Critics have accused Trump of obstruction of justice for allegedly telling Comey to drop the Flynn investigation, and for firing him during the Kremlin probe.

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The standoff between Trump and Sessions escalates

In this March 6, 2017 file photo, Attorney General Jeff Sessions speaks in Washington. Christopher Anders, an attorney with the American Civil Liberties Union has filed a complaint against Sessions with the Alabama State Bar over his testimony during his Senate confirmation process regarding contact he had with Russia. (AP Photo/Susan Walsh, File)

The public standoff between the White House and the nation’s senior law enforcement official took another strange turn Tuesday as President Trump escalated his verbal attacks on Attorney General Jeff Sessions, who was urged by fellow conservatives to stand his ground.

Trump was asked at a Rose Garden news conference if he would fire the attorney general, who angered the president by recusing himself from the criminal probe into possible connections between the Trump campaign and Russia.

“We’ll see what happens,’’ said Trump — a potentially ominous choice of phrase, considering the president used the same expression when talking to FBI Director James B. Comey before he was fired.

“I’m disappointed in the attorney general,’’ Trump said. “If he was going to recuse himself, he should have told me prior to taking office, and I would have picked somebody else. It’s a bad thing not just for the president, but also for the presidency. I think it’s unfair to the presidency.”

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He said he wanted Sessions “to be much tougher on leaks in the intelligence agencies that are leaking like they never have before. . . . You can’t let that happen.’’

It is unheard of for a Cabinet-level official to be subjected to such visceral and public criticism, which has now gone on for a week. But Sessions showed no sign of buckling Tuesday, and in fact his position was bolstered by support from prominent conservatives taking his side in the fight with Trump.

In a recent conversation, Sessions’s chief of staff, Jody Hunt, told White House Chief of Staff Reince Priebus that the attorney general had no intention of stepping down. Hunt, according to people familiar with the conversation, made it clear to Priebus that Sessions “plans to move forward with his agenda in the department and he has no plans for resigning,’’ according to one person familiar with the exchange. Priebus, for his part, did not say Trump planned to fire Sessions if he did not leave, these people said.

Trump’s reluctance to act on his anger and fire Sessions may be based in part on the lack of an immediate plan for a successor at the Justice Department. While Trump has discussed potential candidates to replace Sessions, senior White House officials have not settled on anyone, and may not anytime soon, administration officials said. If Sessions were to be fired without even a temporary replacement lined up, the deputy attorney general who oversees the Russia probe, Rod J. Rosenstein, would assume authority over the entire Justice Department.

One Republican close to the White House said a number of senior aides, including newly hired communications director Anthony Scaramucci, have urged Trump to sit down with Sessions and work through their differences. So far, there has been little enthusiasm for that suggestion, the Republican said.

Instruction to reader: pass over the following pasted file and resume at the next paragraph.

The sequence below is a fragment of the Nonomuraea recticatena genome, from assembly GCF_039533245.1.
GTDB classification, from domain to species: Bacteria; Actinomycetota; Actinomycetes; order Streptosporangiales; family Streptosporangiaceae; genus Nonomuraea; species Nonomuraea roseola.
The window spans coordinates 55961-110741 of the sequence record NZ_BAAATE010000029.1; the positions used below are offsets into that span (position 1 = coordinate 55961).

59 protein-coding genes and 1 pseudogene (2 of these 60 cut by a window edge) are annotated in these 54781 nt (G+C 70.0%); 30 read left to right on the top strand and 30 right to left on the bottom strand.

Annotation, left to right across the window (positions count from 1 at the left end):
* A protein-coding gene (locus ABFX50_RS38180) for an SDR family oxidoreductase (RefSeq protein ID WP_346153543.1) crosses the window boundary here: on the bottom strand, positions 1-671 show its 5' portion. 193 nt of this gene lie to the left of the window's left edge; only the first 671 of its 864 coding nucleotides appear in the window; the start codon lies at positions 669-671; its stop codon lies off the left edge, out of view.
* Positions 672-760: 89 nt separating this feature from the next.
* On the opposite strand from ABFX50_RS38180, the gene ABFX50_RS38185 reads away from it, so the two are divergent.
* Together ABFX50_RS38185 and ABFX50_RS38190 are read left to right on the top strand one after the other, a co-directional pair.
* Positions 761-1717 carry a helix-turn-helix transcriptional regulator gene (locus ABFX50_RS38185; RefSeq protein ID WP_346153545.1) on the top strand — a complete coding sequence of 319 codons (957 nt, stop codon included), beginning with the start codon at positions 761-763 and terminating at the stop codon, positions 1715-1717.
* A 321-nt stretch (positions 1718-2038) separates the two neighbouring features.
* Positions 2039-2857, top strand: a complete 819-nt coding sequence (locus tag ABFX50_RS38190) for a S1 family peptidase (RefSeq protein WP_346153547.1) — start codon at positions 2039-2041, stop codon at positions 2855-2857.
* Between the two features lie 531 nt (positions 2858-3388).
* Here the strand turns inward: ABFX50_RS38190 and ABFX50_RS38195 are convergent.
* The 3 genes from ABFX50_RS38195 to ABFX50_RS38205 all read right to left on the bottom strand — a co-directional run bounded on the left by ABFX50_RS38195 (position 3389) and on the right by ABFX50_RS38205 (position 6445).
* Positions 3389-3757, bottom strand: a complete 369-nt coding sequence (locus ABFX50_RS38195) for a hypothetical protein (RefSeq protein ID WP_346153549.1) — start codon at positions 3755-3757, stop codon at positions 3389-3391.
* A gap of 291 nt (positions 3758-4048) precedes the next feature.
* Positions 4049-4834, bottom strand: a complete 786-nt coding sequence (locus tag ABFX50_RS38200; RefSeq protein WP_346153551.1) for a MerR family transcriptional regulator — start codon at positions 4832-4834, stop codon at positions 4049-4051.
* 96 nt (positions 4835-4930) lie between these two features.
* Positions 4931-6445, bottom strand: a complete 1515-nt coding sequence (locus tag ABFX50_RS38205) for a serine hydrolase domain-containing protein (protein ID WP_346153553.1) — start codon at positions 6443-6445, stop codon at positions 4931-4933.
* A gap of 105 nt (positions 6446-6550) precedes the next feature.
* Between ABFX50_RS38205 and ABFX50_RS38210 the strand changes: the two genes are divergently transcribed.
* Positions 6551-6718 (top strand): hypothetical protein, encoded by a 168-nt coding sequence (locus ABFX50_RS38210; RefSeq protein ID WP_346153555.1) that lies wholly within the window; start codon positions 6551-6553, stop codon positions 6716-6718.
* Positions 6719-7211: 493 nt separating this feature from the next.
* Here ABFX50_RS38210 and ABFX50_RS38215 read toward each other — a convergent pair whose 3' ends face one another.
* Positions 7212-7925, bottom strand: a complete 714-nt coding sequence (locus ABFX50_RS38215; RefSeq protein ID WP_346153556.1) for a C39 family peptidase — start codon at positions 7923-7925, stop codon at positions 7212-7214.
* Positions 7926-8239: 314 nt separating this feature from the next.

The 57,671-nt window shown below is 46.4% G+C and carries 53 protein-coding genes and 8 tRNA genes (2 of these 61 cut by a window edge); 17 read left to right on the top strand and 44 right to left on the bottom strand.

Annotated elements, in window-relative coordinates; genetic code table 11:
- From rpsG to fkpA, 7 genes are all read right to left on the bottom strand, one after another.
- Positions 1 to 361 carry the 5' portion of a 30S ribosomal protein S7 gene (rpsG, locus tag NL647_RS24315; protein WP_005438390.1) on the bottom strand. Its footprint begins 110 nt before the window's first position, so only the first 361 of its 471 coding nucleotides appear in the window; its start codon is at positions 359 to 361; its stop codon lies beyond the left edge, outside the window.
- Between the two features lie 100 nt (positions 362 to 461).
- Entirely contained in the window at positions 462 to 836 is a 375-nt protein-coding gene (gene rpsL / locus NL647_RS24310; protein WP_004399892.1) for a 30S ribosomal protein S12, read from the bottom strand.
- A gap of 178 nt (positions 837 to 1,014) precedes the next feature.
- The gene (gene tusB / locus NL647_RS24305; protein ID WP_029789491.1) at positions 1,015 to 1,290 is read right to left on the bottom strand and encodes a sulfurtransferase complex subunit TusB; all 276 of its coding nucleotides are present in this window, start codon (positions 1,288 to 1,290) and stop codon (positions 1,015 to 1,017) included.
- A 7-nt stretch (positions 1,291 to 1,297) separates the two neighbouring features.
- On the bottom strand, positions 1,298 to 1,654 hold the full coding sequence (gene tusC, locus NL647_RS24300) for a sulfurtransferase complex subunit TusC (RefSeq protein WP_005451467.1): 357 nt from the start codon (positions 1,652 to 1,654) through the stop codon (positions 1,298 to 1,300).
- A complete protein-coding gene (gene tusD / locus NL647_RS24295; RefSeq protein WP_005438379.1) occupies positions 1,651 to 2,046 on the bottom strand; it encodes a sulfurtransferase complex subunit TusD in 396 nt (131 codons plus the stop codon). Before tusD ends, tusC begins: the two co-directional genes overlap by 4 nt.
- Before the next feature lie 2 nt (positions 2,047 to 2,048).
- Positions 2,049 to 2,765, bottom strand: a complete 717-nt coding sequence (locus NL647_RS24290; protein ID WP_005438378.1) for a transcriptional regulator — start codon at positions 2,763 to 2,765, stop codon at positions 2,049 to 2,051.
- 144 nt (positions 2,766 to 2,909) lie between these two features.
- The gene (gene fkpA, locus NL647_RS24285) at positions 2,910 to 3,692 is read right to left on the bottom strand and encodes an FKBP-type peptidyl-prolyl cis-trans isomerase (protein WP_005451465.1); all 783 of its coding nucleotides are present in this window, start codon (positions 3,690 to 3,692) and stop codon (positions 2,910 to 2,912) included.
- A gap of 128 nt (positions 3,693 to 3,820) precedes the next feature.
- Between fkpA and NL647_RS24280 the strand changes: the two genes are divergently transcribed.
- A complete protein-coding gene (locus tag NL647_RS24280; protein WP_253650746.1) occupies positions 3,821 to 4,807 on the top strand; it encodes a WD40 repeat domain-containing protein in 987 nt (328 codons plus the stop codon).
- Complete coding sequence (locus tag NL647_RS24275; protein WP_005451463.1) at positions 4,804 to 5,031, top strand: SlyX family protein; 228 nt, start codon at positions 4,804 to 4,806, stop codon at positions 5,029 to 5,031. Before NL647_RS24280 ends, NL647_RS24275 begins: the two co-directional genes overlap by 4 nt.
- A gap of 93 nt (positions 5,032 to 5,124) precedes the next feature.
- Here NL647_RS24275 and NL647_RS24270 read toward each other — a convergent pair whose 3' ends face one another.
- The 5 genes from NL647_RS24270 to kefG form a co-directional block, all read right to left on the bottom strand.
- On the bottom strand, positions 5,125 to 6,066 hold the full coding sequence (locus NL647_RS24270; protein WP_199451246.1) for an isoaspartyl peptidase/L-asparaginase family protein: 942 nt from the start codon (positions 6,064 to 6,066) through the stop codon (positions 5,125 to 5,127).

One informal adviser to the Trump White House said there is another reason Trump has yet to fire Sessions: “The president doesn’t want to be seen as firing another law enforcement official.’’

After Trump fired Comey, one unintended consequence was the appointment of Robert S. Mueller III as special counsel overseeing the Russia probe.

Earlier Tuesday, Trump had tweeted that Sessions was “very weak’’ on investigating Hillary Clinton’s “crimes’’ and had not aggressively hunted those who have leaked intelligence secrets since he has been in office.

The president’s insistence that Clinton be investigated runs contrary to his own past statements, and the decision by the Justice Department and the FBI last year to close the investigation into her use of a private email server when she was secretary of state. Sessions has recused himself from Clinton-related matters, citing his involvement with the presidential campaign as one of Trump’s major advisers.

The public humiliation of Sessions at the hands of the president he helped get elected was galling to many conservatives, who see Sessions as the Cabinet official who has most assiduously pursued Trump’s policy goals, from cracking down on illegal immigration to targeting street gangs.

Officials said Sessions is due to announce in coming days a number of criminal leak investigations based on news accounts of sensitive intelligence information. And within hours of Trump’s public broadside, the Justice Department announced it would change a police funding program to add new requirements that cities help federal agents find undocumented immigrants to receive grants.

On Tuesday, Republicans publicly rallied to Sessions’s defense. Sen. Orrin G. Hatch (R-Utah) said Sessions “is among the most honorable men in government today … I have full confidence in Jeff’s ability to perform the duties of his office and, above all, uphold the rule of law.’’